There have been three important phases in the Fed’s rate cycle campaign since last year, in our view. The first was late last year / early this year when it downshifted the pace of rate hikes. This in turn started the debate of policy rates being closer to desired peak and the discovery process of what the terminal policy rate could be. As this issue started to get broadly settled, the debate started shifting from ‘how high’ to ‘how long’. Fed officials were weighing in on the ‘higher for longer’ side, a view that markets had to finally take note of when in the September FOMC median expectations of Fed funds rate as at end 2024 was hiked by 50 bps to 5.1%. This was a notable contributor to the aggressive move higher in long term US rates over September and October.
The December policy starts the third important phase. The FOMC statement, and Chair Powell’s press conference afterwards, constitutes a pivot in our view, for the following reasons:
1. The predisposition towards hiking further has been removed by tweaking the statement (addition of the word ‘any’ as qualifier to need for additional tightening). This, combined with dot plots showing no further hike projections from FOMC participants, effectively signals the end of the hiking cycle. Not just that, FOMC median projection for end 2024 has fallen back to 4.6%.
2. More importantly, however, in the press conference Powell actively entertained a discussion on possible rate cuts over 2024 including alluding to such discussions beginning within the FOMC participants as well. Further, in response to a question asked, he acknowledged the need to be aware of the risk on holding rates for too long. Importantly, Powell also clarified that waiting for the 2% target to be achieved before deciding on cutting risks overshooting to the downside.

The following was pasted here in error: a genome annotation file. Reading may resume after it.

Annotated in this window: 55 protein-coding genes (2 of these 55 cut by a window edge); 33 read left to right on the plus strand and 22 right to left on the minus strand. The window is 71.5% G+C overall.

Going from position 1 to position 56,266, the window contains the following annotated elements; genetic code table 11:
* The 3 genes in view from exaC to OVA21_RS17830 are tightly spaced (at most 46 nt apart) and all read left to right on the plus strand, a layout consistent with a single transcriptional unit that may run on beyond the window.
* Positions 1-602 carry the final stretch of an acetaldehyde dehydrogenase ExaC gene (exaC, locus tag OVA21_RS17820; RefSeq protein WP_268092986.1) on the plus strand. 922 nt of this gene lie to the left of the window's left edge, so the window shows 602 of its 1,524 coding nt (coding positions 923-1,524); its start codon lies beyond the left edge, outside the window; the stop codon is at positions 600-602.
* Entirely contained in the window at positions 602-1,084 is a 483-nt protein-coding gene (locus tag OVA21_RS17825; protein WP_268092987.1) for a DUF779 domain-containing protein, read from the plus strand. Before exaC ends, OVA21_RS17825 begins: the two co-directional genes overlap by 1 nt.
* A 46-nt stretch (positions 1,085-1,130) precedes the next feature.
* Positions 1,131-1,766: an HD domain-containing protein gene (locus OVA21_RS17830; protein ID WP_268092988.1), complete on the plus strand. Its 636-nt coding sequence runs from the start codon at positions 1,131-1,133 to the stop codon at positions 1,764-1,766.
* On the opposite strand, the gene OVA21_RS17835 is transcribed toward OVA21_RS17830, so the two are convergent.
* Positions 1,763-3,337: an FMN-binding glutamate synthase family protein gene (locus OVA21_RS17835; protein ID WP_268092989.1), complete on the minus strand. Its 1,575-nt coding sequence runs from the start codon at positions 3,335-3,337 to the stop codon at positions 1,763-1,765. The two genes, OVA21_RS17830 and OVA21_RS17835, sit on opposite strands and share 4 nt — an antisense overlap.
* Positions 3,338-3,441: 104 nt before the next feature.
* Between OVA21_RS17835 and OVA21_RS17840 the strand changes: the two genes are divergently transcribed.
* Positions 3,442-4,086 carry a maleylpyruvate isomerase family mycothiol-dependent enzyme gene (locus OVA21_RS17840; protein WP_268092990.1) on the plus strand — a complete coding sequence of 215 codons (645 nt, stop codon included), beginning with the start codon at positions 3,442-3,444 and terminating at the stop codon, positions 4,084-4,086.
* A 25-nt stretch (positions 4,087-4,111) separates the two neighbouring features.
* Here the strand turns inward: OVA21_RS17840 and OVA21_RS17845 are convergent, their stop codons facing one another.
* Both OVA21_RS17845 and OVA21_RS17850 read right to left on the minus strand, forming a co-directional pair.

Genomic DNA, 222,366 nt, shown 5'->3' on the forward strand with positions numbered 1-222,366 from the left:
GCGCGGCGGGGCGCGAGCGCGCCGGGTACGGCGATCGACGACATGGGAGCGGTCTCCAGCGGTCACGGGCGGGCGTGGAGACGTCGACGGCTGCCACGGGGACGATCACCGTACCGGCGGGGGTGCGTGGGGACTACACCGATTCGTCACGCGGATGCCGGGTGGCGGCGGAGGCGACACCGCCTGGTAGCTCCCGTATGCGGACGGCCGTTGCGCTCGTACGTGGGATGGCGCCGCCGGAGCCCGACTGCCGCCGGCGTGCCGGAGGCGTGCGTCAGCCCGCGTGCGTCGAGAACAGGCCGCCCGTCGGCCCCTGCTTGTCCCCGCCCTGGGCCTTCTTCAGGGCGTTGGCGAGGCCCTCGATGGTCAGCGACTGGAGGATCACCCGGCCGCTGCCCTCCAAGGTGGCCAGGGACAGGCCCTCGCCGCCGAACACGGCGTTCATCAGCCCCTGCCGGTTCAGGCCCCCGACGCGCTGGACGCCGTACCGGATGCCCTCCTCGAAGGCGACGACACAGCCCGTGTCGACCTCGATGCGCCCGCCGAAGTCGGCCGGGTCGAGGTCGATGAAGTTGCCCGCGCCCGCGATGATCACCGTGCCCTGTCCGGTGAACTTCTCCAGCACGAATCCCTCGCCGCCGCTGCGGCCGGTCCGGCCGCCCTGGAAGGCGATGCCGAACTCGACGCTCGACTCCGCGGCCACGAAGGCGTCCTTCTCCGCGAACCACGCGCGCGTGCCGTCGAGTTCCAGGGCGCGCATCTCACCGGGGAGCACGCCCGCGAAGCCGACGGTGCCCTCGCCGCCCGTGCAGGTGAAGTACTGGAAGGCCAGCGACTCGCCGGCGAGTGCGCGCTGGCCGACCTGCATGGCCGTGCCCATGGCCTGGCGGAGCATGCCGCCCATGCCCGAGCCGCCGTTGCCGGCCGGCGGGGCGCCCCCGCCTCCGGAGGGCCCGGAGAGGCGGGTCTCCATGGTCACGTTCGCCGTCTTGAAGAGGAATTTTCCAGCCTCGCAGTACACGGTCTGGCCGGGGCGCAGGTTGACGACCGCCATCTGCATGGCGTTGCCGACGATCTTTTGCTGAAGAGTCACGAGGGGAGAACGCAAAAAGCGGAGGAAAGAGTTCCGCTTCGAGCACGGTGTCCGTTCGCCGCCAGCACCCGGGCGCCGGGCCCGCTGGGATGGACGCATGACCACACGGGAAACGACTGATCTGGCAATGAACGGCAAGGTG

A view going into the policy was that the Fed would use it to actively push against market expectations of significant cuts next year, that had sprung up basis softening data since October. In the event, the Chair ended up acknowledging the data softening in some sense, moving closer to market expectation. Of course, as is its nature, the market has moved on pricing almost 150 bps of rate cuts over 2024; almost double of what is implied by FOMC median dot plots.
While market aggression may well get frustrated yet again as it has been many times over this cycle, one has some sympathy for the view. By the Fed’s own dot plot, the median expectation is for GDP growth to de-accelerate to below trend next year and unemployment rate to rise 40 bps from its current level. A lot of economists and market participants believe that once the de-acceleration starts and unemployment rate starts rising, there is a clear risk that the process becomes self-iterative. In that case the damage may be of a higher order than what is currently being assessed by the Fed. The policy response may then need to be more aggressive than what FOMC members may currently be expecting. That said, and as has been seen over the past few months, expectations have a way of fluctuating wildly basis incoming data. So any assessment at a point in time only has that much volatility.